Too bad they didn't have that punishment at my school. I'd never have done any gym except dance.
posted by Mitheral at 1:43 PM on June 30, 2006

For those wanting to get out of such punishments in a modern way, may I suggest what worked for me once when I was detained in a computer lab (odd, I know):

"Your punishment is to write 'I won't do X' 100 times." (Hands paper and pen to me)
"Oh. Okay. My writing is really poor, may I print it instead?"
"You may."

(proceeds to waste time writing short loop in QBASIC to print out the line required 100 times on the printer)

I guess I only got a pass on that for the pointless ingenuity. But what the hell, give it a go...
posted by shepd at 1:44 PM on June 30, 2006

Too bad they didn't have that punishment at my school. I'd never have done any gym except dance.

That wasn't the only punishment they had on offer. It was just step one, for first-time offenders and generally good kids. Repeat offenders had a whole catalog of levels of escalation, you gym-refusing nogoodnik, you.

posted by booksandlibretti at 1:57 PM on June 30, 2006

Weird -- I was in middle school at the same time as booksandlibretti and got the same punishment for the same thing.
posted by danb at 2:27 PM on June 30, 2006

Which was actually perferable to detentions where you just had to sit there staring at the wall. Talk about cruel.

In my elementary school, if the class was too noisy during lunch, we had to sacrifice part of our recess and do "heads down" on our desks back in our classroom. The rationale, think, for why we had to be quiet was that there was just a divider between the lunchroom and the next room. But the next room from the lunchroom was the gym -- who cares if they could hear the third graders yakking? We could hear them play basketball...

Now, I think to myself how much I would love that extra time to sleep right now!! But also that it was bizarre and kind of barbaric. And the doing nothing was just brutal, knowing that freedom on the playground was minutes away.

Anyway, we had to write lines, too. Not that anyone could read mine.
posted by desuetude at 2:34 PM on June 30, 2006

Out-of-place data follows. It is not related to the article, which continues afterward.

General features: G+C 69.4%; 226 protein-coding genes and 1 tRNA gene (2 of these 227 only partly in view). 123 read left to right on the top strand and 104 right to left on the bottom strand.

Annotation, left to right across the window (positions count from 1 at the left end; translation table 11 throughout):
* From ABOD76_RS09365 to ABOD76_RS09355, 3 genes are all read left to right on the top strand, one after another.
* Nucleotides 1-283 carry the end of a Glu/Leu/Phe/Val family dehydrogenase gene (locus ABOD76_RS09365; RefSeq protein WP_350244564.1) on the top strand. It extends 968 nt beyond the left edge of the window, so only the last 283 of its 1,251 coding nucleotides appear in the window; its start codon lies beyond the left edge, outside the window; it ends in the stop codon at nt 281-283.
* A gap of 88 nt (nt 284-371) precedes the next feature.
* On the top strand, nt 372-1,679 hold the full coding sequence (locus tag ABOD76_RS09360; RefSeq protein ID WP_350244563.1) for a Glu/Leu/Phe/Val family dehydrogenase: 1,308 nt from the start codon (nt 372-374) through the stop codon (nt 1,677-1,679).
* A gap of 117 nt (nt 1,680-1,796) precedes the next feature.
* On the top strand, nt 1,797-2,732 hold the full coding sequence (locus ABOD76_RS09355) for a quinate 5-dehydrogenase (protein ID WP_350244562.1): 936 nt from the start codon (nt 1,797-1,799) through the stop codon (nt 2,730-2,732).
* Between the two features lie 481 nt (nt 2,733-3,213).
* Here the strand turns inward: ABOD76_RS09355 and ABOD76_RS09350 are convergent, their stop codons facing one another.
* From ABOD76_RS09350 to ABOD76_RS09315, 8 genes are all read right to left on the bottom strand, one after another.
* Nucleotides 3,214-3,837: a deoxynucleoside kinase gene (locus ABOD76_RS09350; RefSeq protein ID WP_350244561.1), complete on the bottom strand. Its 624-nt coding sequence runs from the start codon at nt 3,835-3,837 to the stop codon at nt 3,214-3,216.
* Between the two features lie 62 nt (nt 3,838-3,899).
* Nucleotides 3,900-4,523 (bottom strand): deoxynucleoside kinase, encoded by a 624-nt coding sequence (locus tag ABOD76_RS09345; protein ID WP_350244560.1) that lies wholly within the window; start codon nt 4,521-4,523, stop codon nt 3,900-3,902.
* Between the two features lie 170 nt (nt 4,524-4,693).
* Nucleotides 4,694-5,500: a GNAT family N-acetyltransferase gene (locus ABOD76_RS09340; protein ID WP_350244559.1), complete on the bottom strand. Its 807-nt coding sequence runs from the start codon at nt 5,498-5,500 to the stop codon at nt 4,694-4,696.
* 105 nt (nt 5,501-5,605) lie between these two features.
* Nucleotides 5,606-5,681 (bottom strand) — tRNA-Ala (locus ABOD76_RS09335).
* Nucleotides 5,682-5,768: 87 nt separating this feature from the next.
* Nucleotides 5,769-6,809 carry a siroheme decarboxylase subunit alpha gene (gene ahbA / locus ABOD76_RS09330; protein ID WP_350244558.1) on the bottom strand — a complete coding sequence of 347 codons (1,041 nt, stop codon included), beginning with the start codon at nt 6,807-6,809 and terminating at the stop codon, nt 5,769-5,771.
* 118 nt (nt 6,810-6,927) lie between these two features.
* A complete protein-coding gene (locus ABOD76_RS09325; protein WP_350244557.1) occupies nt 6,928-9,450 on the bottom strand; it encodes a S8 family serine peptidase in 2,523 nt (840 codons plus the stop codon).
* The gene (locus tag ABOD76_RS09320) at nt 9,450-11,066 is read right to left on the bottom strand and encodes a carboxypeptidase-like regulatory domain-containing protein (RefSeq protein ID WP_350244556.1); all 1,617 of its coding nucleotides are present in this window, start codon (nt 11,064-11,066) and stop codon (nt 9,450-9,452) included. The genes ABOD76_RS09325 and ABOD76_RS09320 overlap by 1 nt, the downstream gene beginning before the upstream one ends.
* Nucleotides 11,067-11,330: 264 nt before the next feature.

Oh, elementary school was late 70s-early 80s for me.
posted by desuetude at 2:35 PM on June 30, 2006

Haha..awesome question!! I can tell you that atleast in India, many schools do it. Makes me all nostalgic on the number of times I have turned in such a punishment :-) (1980s)

The way I used to extract revenge was I used to grab two pencils - one between thumb & index finger, and other between index & middle finger -- that way I had to scribble only 100 times for a 200 line punishment. Over time with some practice I got pretty good at it. Let your kid try it the next time he's asked to write "I'll not talk in class". It's not that difficult.

However more than this punishment, I used to dread the "heads down" and "finger on yr lips" punishment. I tell you, it was cruel. Do American grade schools hand out these punishments?
posted by forwebsites at 2:44 PM on June 30, 2006

My Canadian school definitely used the "heads down" thing but it was for when the bulk of the class was acting up in unison. It was rarely used to single out an individual.
posted by utsutsu at 3:12 PM on June 30, 2006

I just finished high school a few weeks ago and the only time I saw that technique used in my K-12 career was in third grade on "pioneer day." The whole class pretended they were in the wild west on that day. We made a cardboard ghost town and created calistoga wagons out of our desks and other things of that sort. If a kid was bad he or she had to write lines. Judging by these other comments it seems the punishment is not as much a piece of the past as my teacher believed.
posted by sdsparks at 3:17 PM on June 30, 2006

I had a *band teacher* in late middle school that decided I needed to write 10,000 sentences (and these were LONG sentences) because I wasn't practicing my clarinet. (I was a sax player, but she decided "I need another clarinet player" and the clarinet was actually broken, but she refused to listen - until much much later in the year where I took the instrument on my own to a music shop and got written verification that the clarinet was in fact physically broken and in need of repair. but I digress..)

I hated that teacher. I took her stupid sentence and wrote exactly one page. I then took that page and photocopied it until I had her required 10,000 sentence. Hey, she only said "I expect to see that sentence 10,000 times."
Well, she got it. She was not amused. I told her to go fuck herself and wound up getting the district administration involved after I proved that the instrument was broken.
Never wrote another sentence in her class. And I won an award for my sax playing.
posted by drstein at 3:52 PM on June 30, 2006

To add to the previous answer, two writing-based punishments at my own school (this is senior school, 1990s) were:

- a "Times leader": copy out the op-ed page from the Times
- copy out the FTSE shares index from the paper. The prefect or teacher would check it against the original to make sure you hadn't faked it.